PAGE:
Actively bring water energy into your life at this time. Consider having more baths or showers (remember to be water conscious), alternatively, take the time to stand outside in the rain. Water, when utilised in conjunction with snail energy, is a deeply nourishing and enriching force. It enlivens the spirit and heightens the body’s ability to function. For those with SAD, snail can be a useful metaphysical counter to some of the emotional symptoms of the disorder, as snail finds joy and growth in rain and Winter.

In continuance with above, snail suggests that we celebrate the Winter, no matter what it represents for us. Whether we use Winter as a time to recharge, whether it is a time when our bodies slow down and we need to be gentle and patient with ourselves, or whether we – like snail – are recharged during the colder, wetter months. Take the time to write down what Winter means to you, and see if you can find ways to make it more meaningful and enriching as a season.

There is an element of self-protection when snail comes into your life. Snail is – let’s face it – a vulnerable animal. It tastes great to a lot of different creatures. It moves slow (bonus), it’s not usually poisonous, etc. So snail has a few methods of protection, one is the development of a shell to protect its inner organs. It has also developed a love of the darker, quieter places in life. And it will hide, as necessary, when the environment around it is not working to its favour. Snail teaches you how to protect yourself as necessary.

Snail teaches the sacredness of the spiral. It incorporates the spiral clearly into its own shell, and in turn possesses a metaphysical connection to pagan spiritualities in particular. The spiral has been used in megalithic and pagan art in the past to represent the sun, death, life and rebirth, cycles and progression, among others.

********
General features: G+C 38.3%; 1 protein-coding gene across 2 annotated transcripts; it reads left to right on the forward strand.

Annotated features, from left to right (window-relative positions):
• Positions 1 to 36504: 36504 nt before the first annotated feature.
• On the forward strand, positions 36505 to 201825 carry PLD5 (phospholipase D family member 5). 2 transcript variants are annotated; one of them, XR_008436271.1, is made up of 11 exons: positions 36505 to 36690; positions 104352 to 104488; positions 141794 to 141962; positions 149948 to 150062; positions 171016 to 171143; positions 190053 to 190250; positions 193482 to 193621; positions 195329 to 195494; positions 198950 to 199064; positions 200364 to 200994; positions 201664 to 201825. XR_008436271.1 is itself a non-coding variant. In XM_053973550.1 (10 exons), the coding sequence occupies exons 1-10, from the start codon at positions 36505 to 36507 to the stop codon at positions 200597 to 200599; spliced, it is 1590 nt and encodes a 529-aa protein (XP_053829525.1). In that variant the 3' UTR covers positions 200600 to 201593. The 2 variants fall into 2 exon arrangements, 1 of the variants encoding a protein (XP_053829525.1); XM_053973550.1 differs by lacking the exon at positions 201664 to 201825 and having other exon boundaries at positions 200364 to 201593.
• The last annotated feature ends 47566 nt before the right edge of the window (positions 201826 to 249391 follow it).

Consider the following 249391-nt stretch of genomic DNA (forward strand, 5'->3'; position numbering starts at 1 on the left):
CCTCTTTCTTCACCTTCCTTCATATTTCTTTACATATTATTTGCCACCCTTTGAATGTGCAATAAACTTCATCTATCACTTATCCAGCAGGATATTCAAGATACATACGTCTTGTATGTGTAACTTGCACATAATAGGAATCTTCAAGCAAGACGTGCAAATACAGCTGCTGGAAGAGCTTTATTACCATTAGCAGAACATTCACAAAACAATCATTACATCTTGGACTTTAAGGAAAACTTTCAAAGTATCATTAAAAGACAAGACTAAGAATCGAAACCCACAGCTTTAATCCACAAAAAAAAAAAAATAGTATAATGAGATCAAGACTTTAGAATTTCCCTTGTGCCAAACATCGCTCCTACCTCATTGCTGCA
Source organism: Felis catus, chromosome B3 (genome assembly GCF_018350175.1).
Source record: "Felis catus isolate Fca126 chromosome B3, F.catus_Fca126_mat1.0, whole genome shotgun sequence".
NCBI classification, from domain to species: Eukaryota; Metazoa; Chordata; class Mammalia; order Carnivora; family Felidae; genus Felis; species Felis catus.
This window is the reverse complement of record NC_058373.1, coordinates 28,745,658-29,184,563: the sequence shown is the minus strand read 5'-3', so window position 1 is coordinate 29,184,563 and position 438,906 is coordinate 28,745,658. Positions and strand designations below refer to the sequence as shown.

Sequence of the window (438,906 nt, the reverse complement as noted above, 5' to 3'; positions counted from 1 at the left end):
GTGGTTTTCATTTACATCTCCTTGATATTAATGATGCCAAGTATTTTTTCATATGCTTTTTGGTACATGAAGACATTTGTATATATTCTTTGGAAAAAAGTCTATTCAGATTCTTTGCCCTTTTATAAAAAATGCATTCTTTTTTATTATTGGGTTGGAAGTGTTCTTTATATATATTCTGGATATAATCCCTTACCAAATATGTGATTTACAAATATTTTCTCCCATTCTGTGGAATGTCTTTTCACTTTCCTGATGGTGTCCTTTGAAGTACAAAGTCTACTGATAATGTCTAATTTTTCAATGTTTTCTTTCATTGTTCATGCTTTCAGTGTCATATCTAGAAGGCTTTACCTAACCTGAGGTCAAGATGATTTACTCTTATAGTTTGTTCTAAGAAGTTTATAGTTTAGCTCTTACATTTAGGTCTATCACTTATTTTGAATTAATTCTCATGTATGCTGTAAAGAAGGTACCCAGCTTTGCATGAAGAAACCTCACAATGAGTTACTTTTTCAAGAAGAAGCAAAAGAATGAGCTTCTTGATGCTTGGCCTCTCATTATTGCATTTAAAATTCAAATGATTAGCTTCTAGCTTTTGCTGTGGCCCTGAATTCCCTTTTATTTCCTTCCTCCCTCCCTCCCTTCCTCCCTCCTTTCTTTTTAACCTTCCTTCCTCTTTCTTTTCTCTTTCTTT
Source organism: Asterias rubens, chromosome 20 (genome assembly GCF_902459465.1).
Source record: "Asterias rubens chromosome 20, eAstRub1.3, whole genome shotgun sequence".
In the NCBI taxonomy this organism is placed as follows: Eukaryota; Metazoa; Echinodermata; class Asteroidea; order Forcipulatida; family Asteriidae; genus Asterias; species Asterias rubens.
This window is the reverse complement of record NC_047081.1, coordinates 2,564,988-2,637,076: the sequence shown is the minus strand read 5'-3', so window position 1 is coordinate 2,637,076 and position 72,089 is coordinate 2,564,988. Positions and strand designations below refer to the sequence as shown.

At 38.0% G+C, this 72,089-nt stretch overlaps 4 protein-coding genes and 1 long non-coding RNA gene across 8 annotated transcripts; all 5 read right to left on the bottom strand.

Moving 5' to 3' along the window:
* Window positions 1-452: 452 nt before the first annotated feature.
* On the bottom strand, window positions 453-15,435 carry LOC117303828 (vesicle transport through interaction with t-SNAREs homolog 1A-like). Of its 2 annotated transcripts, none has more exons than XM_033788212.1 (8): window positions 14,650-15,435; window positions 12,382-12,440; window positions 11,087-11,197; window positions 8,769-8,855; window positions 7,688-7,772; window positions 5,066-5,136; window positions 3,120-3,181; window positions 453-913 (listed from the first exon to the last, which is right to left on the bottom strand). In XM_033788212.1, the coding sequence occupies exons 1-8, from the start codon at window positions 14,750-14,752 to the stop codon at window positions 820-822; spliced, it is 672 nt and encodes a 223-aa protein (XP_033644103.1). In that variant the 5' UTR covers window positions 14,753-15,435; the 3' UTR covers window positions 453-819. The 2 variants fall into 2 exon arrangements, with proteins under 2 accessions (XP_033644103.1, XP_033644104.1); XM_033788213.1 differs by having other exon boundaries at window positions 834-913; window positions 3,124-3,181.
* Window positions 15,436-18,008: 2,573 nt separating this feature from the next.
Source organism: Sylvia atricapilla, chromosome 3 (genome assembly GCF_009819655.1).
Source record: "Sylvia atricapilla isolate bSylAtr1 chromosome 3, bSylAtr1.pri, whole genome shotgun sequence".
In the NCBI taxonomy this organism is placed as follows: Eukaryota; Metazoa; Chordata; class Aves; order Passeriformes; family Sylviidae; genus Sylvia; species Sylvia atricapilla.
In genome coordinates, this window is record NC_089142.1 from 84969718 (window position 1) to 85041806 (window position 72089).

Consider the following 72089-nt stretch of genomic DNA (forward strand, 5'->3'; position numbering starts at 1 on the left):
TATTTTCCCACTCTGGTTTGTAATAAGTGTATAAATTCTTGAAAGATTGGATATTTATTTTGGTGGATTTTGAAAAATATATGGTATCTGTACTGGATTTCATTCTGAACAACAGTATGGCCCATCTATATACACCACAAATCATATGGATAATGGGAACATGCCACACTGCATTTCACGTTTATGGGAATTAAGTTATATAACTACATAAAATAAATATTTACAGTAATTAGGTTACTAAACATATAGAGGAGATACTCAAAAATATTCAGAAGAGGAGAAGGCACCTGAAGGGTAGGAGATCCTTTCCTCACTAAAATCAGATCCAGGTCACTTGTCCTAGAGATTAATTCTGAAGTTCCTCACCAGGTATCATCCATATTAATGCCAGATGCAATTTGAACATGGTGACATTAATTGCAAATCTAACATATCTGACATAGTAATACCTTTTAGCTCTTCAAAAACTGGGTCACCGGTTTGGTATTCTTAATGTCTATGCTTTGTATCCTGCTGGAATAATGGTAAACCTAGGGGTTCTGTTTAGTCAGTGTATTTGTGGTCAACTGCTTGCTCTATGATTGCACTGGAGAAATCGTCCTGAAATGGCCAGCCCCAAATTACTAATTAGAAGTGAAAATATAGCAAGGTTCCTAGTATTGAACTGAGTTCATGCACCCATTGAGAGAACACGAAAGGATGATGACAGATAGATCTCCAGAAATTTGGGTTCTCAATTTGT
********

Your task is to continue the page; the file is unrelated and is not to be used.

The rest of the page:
The Shadow Aspects:

Those who dislike, or fear snail may find that they associate fear with slime and dirt, and textures that they have come to associate with being unclean and unsanitary. Snail challenges this idea that some textures, sensations and feelings are ‘bad,’ and asks you to learn how to look at addressing such textures in a different and perhaps healthier manner.


Like all animal helpers, this animal will only appear when right and appropriate, and cannot be forced to visit you, commune with you, or share messages with you. Snail, like seadragon and some of the other gentler guides, can be an easy energy to push aside even when its constantly trying to get your attention. Learning how to listen to snail’s messages is a skill that comes with learning how to listen to yourself and your body.

Snail is easily approached in visualisation, and also in journeying. Meeting snail in places of water and rain work to your advantage, as snail won’t come forward in dryer times and environments. Remember that snail is a gentle guide, and requires conscious, dedicated work. It is easy to lose a connection with snail, because it disappears from time to time, and because it doesn’t have an imposing energy (unless, of course, you have it as a shadow guide).